Where is JG Ballard when you need him? In a scene that seems to jump perfectly from one of his novels, just as the political and financial elites polished their best justifications for not paying tax like the rest of us, Richard Branson has unveiled his new Virgin Galactic spaceship Off-shore not exclusive or secure enough? For $250,000 you can now do off-planet.
Of course, Branson - the archetypal everyday bloke who happens to live on a private island - didn't frame it like that. He hailed the development of the 'VSS Unity' as a step on the way to everyone being able to be an astronaut. The democratisation of rocket flight. We're all in this together. 'Space travel,' Branson beams, 'can transform things back here for the better.' When people return from their 6 minutes in the heavens, the world will become a little more heavenly.
In fact, as I outline in my latest book Getting High - A Savage Journey to the Heart of the Dream of Flight, Branson stands in a long line of those who have made this same promise. Before we were able to fly, explorers like Christopher Columbus were explicit about looking for the Garden of Eden. When all horizontals were exhausted, we then looked to the above.
In 1638, John Wilkins - founder of the Royal Society - published his Discourse Concerning the Discovery of a New World in the Moon, where he set out his belief that 'Paradise is in a high and elevated place, which some have conceived could be nowhere but the Moon.' It was, he believed, the only place high enough to have escaped the biblical flood. Because it did not fall, it must be made of un-fallen stuff, and if we could only reach it, we would find ourselves in heaven.
We might forgive him for his antiquity, but jump forward to NASA achieving the unthinkable and actually putting a man on the Moon, and the same beliefs still held sway. Their chief rocket scientist announced in 1970:
Here then is space travel's most meaningful mission: on that future day when our satellite vessels are circling Earth, when men manning an orbital station can view our planet against the star-studded blackness of infinity as but a planet among planets, on that day, I say, fratricidal war will be banished from the star [sic] on which we live.
His name was Wernher Von Braun. In a former life he had invented the V2 missile, and been one of Hitler's most important captains. Some way, one might say, from banishing war.
Branson is no warmonger of course, but is he being naive to expect us to believe that the mission of his spaceship is to increase global unity? Is he not simply trying to find a way to help justify the $500m he has sunk into Virgin Galactic while so many suffer the grim reality of austerity?
Again, he is only part of a long tradition. Ask around the Vatican, or any holy site, and you'll find out: the pursuit of paradise is an expensive business. To pay for it, priests have always offered the same deal: by giving them our tithes and sending them into the above, we are helping prepare the way for us all to be able to ascend after them. And so they disappear behind the plush curtain, and close the heavy gilded doors, and we wait and wait and heaven inches no closer.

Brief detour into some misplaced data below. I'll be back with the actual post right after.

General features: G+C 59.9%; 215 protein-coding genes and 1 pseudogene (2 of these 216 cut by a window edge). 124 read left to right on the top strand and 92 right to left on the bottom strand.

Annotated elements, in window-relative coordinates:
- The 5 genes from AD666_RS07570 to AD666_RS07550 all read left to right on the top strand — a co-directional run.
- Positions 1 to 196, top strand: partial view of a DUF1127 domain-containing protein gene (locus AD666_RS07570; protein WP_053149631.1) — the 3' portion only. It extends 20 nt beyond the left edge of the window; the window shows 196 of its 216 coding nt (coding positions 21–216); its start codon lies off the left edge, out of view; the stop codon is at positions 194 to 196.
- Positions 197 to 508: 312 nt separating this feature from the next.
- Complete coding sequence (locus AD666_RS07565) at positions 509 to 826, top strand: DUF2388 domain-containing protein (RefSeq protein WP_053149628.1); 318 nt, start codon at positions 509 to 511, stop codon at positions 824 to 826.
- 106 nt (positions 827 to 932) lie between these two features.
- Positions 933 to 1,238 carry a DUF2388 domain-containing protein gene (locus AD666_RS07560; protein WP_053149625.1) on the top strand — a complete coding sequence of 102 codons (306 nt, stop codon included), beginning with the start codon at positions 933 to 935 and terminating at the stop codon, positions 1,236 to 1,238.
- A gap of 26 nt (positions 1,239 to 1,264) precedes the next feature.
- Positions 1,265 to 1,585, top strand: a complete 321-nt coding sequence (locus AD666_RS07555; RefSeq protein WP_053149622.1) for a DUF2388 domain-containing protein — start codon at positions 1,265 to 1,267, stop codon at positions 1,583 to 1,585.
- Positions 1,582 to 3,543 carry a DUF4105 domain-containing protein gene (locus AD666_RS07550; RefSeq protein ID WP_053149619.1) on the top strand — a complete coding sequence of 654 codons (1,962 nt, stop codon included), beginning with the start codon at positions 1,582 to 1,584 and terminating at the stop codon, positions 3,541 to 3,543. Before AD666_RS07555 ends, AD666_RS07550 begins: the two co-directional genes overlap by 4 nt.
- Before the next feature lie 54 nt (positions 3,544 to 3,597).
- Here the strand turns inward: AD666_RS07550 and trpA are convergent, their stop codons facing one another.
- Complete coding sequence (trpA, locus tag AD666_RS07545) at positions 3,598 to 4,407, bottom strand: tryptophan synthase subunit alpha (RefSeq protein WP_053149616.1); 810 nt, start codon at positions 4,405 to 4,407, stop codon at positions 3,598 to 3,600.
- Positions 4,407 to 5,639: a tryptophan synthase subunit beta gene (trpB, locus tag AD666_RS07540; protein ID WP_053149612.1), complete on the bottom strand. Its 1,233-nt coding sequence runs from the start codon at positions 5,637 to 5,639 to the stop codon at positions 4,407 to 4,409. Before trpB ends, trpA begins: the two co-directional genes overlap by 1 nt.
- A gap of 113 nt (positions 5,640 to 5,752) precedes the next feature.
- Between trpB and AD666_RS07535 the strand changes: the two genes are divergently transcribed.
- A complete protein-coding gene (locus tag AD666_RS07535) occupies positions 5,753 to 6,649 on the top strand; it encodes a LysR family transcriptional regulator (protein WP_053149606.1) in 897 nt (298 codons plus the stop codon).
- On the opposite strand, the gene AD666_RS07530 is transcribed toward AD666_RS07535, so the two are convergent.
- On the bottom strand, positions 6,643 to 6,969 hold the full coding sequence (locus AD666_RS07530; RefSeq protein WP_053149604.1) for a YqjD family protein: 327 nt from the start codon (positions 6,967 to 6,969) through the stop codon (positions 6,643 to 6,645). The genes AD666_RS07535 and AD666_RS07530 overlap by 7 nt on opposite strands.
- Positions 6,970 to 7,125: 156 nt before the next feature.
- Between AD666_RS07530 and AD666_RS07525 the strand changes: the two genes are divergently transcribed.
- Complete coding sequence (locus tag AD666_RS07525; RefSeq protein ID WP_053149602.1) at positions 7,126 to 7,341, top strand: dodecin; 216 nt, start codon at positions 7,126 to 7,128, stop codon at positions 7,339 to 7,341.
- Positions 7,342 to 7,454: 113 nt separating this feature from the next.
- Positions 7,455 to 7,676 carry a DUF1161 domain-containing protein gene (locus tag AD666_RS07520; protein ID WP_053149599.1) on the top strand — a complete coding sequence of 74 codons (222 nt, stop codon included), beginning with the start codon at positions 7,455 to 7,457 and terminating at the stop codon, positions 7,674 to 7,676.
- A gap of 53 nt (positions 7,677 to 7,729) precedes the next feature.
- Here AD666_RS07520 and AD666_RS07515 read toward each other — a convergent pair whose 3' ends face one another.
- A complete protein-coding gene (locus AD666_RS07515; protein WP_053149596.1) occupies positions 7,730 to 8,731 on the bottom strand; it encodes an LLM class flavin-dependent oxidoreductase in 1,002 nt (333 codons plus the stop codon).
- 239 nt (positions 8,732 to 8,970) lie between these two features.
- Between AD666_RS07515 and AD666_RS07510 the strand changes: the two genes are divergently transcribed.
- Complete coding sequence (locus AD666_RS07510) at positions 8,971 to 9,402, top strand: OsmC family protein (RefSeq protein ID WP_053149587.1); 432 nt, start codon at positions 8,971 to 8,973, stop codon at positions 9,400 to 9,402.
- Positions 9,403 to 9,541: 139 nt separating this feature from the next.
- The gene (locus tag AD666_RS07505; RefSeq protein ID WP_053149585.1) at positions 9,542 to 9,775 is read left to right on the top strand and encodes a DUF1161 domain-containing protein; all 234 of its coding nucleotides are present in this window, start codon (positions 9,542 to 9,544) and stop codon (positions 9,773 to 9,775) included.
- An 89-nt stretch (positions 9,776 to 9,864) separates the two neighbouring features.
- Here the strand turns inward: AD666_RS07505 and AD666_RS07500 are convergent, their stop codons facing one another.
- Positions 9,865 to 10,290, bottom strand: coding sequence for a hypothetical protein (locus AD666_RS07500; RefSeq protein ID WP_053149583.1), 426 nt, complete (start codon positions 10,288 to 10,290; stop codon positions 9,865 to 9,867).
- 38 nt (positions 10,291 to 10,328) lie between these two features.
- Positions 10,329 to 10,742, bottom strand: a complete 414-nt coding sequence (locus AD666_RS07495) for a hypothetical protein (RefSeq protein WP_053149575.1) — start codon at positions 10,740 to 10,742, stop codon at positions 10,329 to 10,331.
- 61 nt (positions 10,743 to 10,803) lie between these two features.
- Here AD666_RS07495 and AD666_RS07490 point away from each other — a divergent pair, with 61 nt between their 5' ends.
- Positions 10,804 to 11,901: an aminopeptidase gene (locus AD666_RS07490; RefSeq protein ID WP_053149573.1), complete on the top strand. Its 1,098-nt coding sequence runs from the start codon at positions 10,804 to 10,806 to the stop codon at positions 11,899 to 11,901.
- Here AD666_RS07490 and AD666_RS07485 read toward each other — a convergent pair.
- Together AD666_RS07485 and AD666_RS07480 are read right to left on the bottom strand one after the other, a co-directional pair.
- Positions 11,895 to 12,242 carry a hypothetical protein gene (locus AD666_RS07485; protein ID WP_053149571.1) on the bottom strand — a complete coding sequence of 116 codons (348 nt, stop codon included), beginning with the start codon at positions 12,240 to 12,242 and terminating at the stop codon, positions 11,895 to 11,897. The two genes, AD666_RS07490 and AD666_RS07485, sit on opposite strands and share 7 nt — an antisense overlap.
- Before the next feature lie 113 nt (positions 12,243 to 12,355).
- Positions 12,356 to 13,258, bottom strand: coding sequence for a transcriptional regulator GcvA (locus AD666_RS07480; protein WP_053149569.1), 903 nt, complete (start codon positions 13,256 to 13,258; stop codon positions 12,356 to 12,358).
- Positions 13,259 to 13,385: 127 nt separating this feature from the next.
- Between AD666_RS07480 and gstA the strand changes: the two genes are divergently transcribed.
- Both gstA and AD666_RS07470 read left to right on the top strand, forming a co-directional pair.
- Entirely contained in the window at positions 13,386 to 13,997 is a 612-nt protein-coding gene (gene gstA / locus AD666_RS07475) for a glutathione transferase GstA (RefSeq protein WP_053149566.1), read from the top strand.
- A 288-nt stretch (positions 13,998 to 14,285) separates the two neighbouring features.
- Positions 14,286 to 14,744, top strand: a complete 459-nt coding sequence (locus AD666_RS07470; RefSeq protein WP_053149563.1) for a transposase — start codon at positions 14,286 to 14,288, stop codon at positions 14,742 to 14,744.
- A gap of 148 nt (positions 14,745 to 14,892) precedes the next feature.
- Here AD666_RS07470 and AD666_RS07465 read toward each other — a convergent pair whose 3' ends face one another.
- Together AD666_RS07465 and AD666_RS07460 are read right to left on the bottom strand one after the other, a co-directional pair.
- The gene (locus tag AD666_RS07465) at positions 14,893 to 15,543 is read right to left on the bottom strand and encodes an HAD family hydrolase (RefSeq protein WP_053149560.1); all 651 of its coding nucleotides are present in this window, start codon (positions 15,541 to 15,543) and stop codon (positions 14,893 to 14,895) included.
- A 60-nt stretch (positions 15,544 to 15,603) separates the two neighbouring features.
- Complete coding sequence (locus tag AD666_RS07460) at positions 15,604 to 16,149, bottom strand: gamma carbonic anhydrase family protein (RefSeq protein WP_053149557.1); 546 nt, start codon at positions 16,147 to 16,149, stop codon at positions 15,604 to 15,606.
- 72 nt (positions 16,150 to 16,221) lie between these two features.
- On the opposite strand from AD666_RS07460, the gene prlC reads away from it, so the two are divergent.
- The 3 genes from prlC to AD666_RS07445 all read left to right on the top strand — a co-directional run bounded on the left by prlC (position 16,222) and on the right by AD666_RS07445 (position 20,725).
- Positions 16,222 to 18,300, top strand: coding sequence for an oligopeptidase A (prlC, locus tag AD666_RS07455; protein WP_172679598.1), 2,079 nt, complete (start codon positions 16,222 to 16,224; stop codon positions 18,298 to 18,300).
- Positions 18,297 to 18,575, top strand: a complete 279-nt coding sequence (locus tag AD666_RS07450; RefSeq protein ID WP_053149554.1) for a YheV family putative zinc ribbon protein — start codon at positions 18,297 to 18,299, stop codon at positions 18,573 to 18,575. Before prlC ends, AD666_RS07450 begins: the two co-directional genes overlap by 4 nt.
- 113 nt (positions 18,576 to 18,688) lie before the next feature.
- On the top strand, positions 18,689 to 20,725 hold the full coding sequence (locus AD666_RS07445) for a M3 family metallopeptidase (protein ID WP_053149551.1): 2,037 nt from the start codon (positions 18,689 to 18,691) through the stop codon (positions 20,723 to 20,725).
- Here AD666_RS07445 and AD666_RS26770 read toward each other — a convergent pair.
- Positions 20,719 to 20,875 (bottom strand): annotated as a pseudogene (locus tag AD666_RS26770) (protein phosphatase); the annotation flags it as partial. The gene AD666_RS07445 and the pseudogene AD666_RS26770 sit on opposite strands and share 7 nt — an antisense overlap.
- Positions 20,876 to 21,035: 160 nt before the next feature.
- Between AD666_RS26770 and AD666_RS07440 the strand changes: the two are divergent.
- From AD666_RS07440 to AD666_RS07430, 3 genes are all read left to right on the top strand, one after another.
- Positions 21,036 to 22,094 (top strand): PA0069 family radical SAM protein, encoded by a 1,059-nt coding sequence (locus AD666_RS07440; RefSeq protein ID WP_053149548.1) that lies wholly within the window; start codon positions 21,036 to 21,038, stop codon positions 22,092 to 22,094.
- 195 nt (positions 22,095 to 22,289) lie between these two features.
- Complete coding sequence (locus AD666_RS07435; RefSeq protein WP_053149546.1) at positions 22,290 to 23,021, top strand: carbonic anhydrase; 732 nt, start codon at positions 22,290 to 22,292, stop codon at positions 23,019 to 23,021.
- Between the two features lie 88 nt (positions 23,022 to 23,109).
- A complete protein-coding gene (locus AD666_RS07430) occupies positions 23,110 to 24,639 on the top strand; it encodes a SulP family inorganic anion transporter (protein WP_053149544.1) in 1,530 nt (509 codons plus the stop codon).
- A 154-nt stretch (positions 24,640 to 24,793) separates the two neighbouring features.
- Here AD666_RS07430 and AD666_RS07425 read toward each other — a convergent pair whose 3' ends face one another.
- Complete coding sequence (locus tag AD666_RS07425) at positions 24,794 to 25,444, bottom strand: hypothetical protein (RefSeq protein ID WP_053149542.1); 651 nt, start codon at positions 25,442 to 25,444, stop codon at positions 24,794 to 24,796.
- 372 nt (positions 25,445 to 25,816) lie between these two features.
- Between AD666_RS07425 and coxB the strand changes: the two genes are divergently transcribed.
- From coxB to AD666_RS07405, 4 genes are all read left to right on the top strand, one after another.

Branson has now borrowed the same line, but is this not what the high priests of City finance preach too? Off-shore tax havens actually help us, they say, because the wealth that these elites create then trickles down. It is the tide that lifts all boats, even if such vast reservoirs are currently being held behind hidden dams, while many go thirsty.
Still we wait for the evidence that their astronomical riches help us. They don't. 'Off shore' and 'future astronaut' are really metaphors for the delamination of certain levels of society from the rest, for the disengagement of elites from active participation in community. High rise penthouses, gated compounds, expensive flights out of the atmosphere - all of it is about a removal, a detachment, a decontamination of their existence from the rest of us below.
In 1882, long before Branson took his own balloon flight, Frederick Burnaby flew across the English Channel, and wrote how 'the air was light and charming to breathe, free as it was from the impurities that burden the atmosphere near the globe.' To fly was to flee. To rise above the smoke and chaos of the fallen earth, as if as one of the gods.
Though Branson and Cameron both claim otherwise, their minimisation of tax liability through off-shore schemes is similarly about taking flight from the financial burden that is the moral gravity of any compassionate society. To try to rise above involvement is to lack empathy or sense of shared enterprise. It is to consider oneself above such mortal concerns.
And yet, the claim is still made that they do this to secure our own future ascension. As Branson begins to lift the super-rich into the stratosphere and beyond, I worry that we're seeing the same scenario played out again: a pretense that somehow this burning of resources is for our benefit, when it actually serves to open up the gap between rich and poor even more.
When he and Osborne say 'we're in this together' and that we have one world which we must share, they are right. What is needed is for this to be acted on. Those who sail off-shore need to be returned to port, and those who have so much must accept the gravity of their responsibilities, set their feet on the ground and do the hard work of creating a little heaven on earth - for everyone.